HomeNatureBirdsRedwing – Slightly Smaller than its Relations with Song Thrush
Redwing – Slightly Smaller than its Relations with Song Thrush
The redwing (Turdus iliacus) measures 21–24 cm in length, has a wingspan of 33–35 cm, and weighs 55–75 grams. Easily distinguished from all of these by its pale supercilium and half-collar, along with its rusty-red flanks, it is the smallest resident thrush of the European region. It belongs to the Turdidae family of birds and is native to Europe and the Palearctic. It is slightly smaller than its relative, the song thrush.
Compared with the Song Thrush, it is slightly smaller and has a shorter tail. The upper parts are darker and supercilium, and the lower border of ear coverts (forming half-collar) is whitish. The underparts are heavily streaked. On the breast, streaks merging into dark patches often appear orange-buff on the underparts. Folded wings may partially conceal warm, reddish flanks, which are often obvious. In some cases, the wing can appear quite contrasting, with paler and darker shades of brown. There may also be reddish underwing coverts visible in flight.
Probably confused with vagrant Eyebrowed and Dusky. At other times of the year, they gather in large groups in open country, particularly during the breeding season. The flight of the redwing bird is fast and direct. There is often a high level of flight in flocks. Open ground, bushes, or trees are the places where it feeds. Birds of this species are generally shy and wary.
During juvenile life, the underparts of the bird have more rounded spots, and the upper parts are streaked with buff. The tips of tertials and greater coverts of many first years have whitish spots due to retained juvenile feathering, while other first years may not be old enough to be safely fed. It is common for migrants to feed together with fieldfares, common blackbirds, and starlings, and sometimes with mistle thrushes, song thrushes, and ring ouzels during migration and wintering.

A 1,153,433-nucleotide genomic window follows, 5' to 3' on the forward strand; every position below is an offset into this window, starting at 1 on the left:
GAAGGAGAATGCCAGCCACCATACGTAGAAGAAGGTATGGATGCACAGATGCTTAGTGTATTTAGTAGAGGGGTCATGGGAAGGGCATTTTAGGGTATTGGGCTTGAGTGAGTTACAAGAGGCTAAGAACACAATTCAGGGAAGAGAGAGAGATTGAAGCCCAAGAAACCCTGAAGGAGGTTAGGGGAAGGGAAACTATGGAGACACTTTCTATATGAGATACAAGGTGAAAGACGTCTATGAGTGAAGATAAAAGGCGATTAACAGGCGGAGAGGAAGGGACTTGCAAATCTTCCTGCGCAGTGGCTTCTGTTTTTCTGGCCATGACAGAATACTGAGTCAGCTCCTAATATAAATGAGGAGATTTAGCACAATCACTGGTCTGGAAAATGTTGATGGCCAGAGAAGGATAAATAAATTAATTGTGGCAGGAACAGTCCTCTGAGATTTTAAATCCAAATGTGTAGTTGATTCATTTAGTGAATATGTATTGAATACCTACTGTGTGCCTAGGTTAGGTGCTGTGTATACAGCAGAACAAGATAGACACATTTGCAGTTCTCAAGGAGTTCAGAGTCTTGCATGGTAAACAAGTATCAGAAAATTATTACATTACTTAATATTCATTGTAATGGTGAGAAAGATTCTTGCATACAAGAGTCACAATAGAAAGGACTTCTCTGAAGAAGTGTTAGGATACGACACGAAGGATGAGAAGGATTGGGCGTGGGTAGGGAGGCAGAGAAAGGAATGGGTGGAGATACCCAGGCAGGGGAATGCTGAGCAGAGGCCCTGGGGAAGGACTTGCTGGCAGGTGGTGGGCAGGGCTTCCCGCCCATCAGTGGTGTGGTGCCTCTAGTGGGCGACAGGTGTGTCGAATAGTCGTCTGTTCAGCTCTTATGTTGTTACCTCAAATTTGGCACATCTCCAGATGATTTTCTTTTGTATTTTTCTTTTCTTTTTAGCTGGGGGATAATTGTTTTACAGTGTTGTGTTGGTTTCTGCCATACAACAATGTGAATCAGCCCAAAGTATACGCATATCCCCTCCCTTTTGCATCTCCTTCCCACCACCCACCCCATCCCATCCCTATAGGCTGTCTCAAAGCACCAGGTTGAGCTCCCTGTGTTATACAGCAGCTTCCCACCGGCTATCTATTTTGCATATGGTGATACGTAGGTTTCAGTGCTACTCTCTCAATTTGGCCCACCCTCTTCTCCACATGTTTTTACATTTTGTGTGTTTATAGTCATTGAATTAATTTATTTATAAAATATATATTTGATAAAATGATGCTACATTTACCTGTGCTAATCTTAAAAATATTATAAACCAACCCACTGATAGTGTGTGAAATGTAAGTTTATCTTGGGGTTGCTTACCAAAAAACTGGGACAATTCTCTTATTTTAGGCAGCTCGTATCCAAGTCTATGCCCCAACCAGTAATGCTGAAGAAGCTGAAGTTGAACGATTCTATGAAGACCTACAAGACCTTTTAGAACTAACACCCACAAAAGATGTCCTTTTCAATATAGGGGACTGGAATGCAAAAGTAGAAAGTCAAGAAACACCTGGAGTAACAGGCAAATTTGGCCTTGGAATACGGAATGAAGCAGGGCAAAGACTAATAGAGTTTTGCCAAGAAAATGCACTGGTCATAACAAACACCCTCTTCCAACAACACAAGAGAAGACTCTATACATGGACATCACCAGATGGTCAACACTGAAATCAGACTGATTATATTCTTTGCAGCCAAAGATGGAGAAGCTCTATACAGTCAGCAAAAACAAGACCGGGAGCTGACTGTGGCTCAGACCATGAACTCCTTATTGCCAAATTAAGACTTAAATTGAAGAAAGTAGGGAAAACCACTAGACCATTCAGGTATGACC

Males sing a variety of short songs and whistle during flight. Redwings have distinct dialectic variations in their songs, with considerable similarity between birds within the same local population. Typical redwing calls are thin, indrawn, penetrating ‘seeehs’ or ‘seeips’ uttered in flight, often from migrating flocks at night.
It produces a hard, rattled ‘chittick’, as well as a soft, muffled ‘chup’ or ‘kuk’. Redwing songs are typically composed of three or four descending flute-like notes followed by a prolonged but subdued twittering. An example of an introductory note is ‘chirre cherre churre’, ‘tree triu tru tro’, and a faster ‘teechee-teechiu’. Sometimes a more varied song is given, reminiscent of a weak song thrush.
There are slight geographical variations between the two races (nominate illustrated). In the race coburni (Iceland and Faeroes), the underparts are particularly dark, washed brownish, and rich buff, and the streaking is more extensive and intense than in the nominate race. The redwing bird is common and abundant locally.
The species has been bred in Denmark, Germany, Czechoslovakia, Austria, and Italy, in addition to the mapped range. In the open tundra, it breeds in banks and rocky areas; locally, in parks and gardens, in various types of woodland, and in birch and willow scrub. At times of severe cold, it moves into gardens only when breeding season is over. Found primarily in open farmland but also at woodland edges.